‘Wars of Heaven: Smackdown’ is a intriguing, bold look at modern morality

When Trouble Puppet’s “Wars of Heaven: Part I” hit last year, audiences were not sure what to expect. So many of Trouble Puppet’s previous shows had their basis in literature or history, and even if they veered off in different directions, there’s always a stabilizing backbone behind it all. With “Wars of Heaven”, they let their imaginations run wild, and the result was a unique piece of artistic beauty. Their follow up “Wars of Heaven: Smackdown”, feels less like a sequel and more of a concurrent storyline, taking us to another corner of this twisted universe, as two high-ranking hosts of heaven and Hell match wits in theological debate, with the lives of innocents one the line.

“Wars of Heaven: Smackdown” brings audiences to a world that’s at once familiar, and yet wholly original. Taking its inspiration from Professional Wrestling (if the title “Smackdown” wasn’t clue enough), everything from commentators to huge personas speaks a language that will be familiar to anyone versed in the wrestling world. However, these battles are not fought on the canvas. Instead, the two challengers (one a high-rankng angel, the other a high-ranking demon) engage in a battle of wits, given horrifying personification in the form of innocent souls, forced to fight according to which side is winning the argument (and the arguments tend to be very one-sided, leading to a bit of a bloodbath). The sadly short piece builds to a shocking, soul-crushing twist ending that will stay with its viewer for some time.

The first thing you notice as you walk into “Wars of Heaven: Smackdown” is the scale. Most of Trouble Puppet’s previous plays happened on miniature sets, but here, we’re treated to one of the largest pieces of scenery in the company’s history, a large arena, complete with background puppets and a flat-screen TV. The main puppets follow suit, as they tower over the other puppets and characters, proving to be two of the most impressive pieces of work I’ve seen from the company. It all comes together to make the piece feel more epic, even as the shortened running time and the more straightforward plot make for a less intriguing experience than its predecessor.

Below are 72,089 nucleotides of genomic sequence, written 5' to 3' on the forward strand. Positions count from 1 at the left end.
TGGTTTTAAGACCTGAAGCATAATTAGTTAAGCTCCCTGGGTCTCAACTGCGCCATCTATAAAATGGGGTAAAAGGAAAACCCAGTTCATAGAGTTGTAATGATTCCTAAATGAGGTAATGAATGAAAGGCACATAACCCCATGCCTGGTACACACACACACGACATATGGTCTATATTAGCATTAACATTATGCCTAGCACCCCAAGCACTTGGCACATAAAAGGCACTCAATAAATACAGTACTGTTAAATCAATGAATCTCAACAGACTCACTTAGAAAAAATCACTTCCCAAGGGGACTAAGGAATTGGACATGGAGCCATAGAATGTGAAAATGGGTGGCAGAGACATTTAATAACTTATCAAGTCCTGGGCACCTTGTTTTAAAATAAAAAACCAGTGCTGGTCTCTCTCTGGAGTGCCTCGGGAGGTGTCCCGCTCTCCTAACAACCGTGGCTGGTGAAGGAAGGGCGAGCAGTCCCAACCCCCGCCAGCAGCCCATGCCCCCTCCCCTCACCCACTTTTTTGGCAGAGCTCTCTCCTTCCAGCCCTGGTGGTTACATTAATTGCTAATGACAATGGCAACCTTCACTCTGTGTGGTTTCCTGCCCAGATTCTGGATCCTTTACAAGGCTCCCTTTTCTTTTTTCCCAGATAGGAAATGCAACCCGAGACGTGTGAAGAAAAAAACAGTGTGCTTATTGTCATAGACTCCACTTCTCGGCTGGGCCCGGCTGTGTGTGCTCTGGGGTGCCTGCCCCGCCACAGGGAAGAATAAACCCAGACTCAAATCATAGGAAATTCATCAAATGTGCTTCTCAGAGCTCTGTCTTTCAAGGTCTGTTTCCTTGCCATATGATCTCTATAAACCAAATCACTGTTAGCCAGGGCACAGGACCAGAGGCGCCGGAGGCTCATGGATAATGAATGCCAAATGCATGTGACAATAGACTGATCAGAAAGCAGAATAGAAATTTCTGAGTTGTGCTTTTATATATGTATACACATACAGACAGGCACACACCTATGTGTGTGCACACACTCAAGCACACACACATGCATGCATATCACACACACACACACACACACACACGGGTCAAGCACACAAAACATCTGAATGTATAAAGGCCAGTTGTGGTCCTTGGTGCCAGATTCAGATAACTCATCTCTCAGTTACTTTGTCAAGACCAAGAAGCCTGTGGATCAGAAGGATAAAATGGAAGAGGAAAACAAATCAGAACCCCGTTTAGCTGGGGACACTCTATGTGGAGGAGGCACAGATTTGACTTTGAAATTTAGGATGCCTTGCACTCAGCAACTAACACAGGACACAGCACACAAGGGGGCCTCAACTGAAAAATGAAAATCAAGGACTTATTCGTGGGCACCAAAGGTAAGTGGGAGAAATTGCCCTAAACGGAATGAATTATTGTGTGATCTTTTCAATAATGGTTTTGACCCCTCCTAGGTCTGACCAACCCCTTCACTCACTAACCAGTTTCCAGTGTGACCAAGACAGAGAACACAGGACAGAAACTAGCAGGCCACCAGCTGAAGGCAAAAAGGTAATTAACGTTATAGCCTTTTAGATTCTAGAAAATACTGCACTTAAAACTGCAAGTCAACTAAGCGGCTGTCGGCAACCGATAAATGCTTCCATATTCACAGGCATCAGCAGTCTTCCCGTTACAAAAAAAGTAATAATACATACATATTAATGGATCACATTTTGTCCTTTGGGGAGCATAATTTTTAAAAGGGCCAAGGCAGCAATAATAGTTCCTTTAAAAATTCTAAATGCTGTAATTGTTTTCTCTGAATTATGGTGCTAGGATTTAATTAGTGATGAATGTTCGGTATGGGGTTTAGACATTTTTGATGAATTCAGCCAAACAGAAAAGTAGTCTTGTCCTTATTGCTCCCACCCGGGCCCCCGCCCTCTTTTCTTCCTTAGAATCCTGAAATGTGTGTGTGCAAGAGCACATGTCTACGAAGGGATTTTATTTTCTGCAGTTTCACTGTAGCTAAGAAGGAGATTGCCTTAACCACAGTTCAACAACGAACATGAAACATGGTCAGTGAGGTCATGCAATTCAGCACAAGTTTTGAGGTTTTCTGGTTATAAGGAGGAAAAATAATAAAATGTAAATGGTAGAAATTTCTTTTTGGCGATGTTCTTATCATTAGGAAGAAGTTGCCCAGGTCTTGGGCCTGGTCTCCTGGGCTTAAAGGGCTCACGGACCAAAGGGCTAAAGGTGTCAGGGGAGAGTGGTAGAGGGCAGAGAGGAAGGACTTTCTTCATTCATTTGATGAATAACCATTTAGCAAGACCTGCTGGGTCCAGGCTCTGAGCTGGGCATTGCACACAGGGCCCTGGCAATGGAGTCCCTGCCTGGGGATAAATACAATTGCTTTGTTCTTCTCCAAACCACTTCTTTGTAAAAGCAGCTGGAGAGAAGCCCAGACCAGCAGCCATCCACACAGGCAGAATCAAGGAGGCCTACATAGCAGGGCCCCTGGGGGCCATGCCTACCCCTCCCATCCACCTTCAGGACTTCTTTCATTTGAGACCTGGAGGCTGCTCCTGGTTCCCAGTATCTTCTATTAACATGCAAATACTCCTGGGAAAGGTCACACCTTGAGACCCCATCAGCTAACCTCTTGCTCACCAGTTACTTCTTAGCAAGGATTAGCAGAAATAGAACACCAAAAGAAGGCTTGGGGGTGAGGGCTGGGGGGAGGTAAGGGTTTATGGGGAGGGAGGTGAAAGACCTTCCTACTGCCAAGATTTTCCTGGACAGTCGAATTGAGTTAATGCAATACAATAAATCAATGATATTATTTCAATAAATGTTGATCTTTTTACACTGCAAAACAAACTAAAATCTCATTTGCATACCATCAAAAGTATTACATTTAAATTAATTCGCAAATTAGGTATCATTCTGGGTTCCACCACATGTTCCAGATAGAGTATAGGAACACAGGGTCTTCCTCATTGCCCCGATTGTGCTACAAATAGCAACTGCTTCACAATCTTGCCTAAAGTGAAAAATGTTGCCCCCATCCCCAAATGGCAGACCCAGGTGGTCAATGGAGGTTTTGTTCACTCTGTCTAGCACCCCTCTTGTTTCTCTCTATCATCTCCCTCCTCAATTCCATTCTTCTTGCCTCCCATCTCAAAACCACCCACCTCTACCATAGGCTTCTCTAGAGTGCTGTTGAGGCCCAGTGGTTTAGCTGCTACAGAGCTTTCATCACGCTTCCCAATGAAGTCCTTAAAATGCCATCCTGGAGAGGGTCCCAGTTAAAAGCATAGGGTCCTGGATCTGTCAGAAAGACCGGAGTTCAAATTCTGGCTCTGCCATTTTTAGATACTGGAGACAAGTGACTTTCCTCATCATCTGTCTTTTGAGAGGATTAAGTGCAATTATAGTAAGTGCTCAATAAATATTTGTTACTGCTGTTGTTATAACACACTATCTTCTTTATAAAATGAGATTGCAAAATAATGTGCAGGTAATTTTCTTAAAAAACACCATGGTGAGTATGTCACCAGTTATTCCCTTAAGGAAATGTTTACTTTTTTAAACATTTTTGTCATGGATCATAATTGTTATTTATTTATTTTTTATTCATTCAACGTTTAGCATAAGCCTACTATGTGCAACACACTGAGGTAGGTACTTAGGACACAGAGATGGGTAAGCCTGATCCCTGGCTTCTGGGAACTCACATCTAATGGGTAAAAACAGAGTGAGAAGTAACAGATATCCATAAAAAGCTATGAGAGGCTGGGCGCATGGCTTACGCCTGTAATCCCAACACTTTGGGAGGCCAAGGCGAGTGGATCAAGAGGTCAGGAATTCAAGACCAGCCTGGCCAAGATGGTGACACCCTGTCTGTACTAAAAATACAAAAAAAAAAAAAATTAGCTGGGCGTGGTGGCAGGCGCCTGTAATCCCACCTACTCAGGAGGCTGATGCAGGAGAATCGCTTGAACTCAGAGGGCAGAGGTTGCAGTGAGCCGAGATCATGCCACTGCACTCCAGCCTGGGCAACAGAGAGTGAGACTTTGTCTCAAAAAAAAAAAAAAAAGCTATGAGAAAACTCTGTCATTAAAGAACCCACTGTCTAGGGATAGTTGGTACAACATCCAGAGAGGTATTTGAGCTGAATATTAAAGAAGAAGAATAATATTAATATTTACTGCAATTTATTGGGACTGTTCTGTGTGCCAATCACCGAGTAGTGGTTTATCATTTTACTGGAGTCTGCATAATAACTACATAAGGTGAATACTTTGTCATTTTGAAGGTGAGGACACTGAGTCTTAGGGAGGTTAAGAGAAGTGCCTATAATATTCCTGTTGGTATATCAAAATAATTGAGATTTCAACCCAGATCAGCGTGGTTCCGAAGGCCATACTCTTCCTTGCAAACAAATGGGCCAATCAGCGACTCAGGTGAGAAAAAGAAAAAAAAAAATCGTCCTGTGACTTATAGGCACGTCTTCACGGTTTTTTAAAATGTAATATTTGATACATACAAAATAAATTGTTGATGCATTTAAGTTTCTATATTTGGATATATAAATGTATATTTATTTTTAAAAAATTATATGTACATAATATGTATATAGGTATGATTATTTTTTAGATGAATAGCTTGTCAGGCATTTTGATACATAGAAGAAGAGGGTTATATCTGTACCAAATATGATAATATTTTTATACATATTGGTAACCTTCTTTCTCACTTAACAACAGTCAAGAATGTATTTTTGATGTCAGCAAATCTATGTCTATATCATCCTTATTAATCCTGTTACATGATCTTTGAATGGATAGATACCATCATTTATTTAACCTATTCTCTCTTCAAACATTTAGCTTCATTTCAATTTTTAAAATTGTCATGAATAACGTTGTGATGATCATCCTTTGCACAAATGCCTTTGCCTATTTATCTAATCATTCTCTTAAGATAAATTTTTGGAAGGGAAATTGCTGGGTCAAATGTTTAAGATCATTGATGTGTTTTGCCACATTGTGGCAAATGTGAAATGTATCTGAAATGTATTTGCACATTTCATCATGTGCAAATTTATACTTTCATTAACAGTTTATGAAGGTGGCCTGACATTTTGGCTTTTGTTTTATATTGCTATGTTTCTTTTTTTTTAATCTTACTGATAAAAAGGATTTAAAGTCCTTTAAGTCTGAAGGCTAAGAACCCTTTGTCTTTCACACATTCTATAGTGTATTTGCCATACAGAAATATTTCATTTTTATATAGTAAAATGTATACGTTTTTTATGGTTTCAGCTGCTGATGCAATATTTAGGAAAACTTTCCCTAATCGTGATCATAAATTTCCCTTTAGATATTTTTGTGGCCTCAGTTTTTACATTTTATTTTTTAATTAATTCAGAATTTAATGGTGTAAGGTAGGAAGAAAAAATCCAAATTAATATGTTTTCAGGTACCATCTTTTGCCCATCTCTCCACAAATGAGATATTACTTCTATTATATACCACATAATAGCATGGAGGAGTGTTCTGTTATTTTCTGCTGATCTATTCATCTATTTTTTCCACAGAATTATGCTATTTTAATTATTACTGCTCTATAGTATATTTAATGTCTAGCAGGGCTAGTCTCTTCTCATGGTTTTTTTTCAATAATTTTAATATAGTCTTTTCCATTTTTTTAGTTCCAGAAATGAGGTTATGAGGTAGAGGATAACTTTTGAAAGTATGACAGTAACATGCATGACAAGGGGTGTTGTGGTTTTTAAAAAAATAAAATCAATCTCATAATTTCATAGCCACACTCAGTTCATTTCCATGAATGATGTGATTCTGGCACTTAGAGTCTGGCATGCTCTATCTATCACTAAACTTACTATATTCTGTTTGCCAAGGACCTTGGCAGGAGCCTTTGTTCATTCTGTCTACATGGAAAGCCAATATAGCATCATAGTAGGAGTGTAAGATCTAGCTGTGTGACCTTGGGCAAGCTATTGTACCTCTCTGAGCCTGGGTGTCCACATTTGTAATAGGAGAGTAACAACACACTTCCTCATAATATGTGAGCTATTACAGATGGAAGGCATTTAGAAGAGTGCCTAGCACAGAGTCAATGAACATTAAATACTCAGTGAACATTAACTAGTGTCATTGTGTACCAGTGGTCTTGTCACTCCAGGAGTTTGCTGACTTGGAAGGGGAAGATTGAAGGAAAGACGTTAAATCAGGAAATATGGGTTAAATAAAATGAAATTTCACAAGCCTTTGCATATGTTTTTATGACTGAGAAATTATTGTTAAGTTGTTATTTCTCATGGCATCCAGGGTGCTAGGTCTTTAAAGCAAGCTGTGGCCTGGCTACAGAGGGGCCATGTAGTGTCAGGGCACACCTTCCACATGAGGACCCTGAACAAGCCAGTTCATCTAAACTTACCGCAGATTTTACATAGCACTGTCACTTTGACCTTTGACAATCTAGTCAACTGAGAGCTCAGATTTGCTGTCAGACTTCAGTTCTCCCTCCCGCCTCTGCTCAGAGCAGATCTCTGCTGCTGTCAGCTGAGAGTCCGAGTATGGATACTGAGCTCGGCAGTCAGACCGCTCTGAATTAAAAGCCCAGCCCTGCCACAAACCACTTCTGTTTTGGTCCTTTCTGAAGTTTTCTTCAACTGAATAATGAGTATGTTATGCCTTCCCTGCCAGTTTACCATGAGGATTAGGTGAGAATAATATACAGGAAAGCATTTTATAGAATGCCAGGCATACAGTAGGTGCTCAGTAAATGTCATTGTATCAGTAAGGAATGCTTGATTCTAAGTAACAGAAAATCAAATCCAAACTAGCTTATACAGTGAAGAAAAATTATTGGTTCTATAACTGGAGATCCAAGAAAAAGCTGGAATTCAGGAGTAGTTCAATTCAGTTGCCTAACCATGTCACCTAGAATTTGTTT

After several years, Trouble Puppet Theatre, one of the boldest and most original companies in Austin, is losing its home, making their latest production, “Wars of Heaven: Smackdown” their final production for some time. It’s very telling that they chose this play to be their last in the space, as its no a somber, melancholy affair, but instead bursting with life, opening with opera, and taking its structure from Professional Wrestling. If it fails to meet some of the highs of some of the company’s previous efforts, it’s only because they left such a high benchmark. If Trouble Puppet has to leave the building, they’re going out with a bang, and taking he building down with them.

Courtesy of Trouble Puppet Theatre

‘The Wars of Heaven Part 1’: A well-crafted wonder of puppetry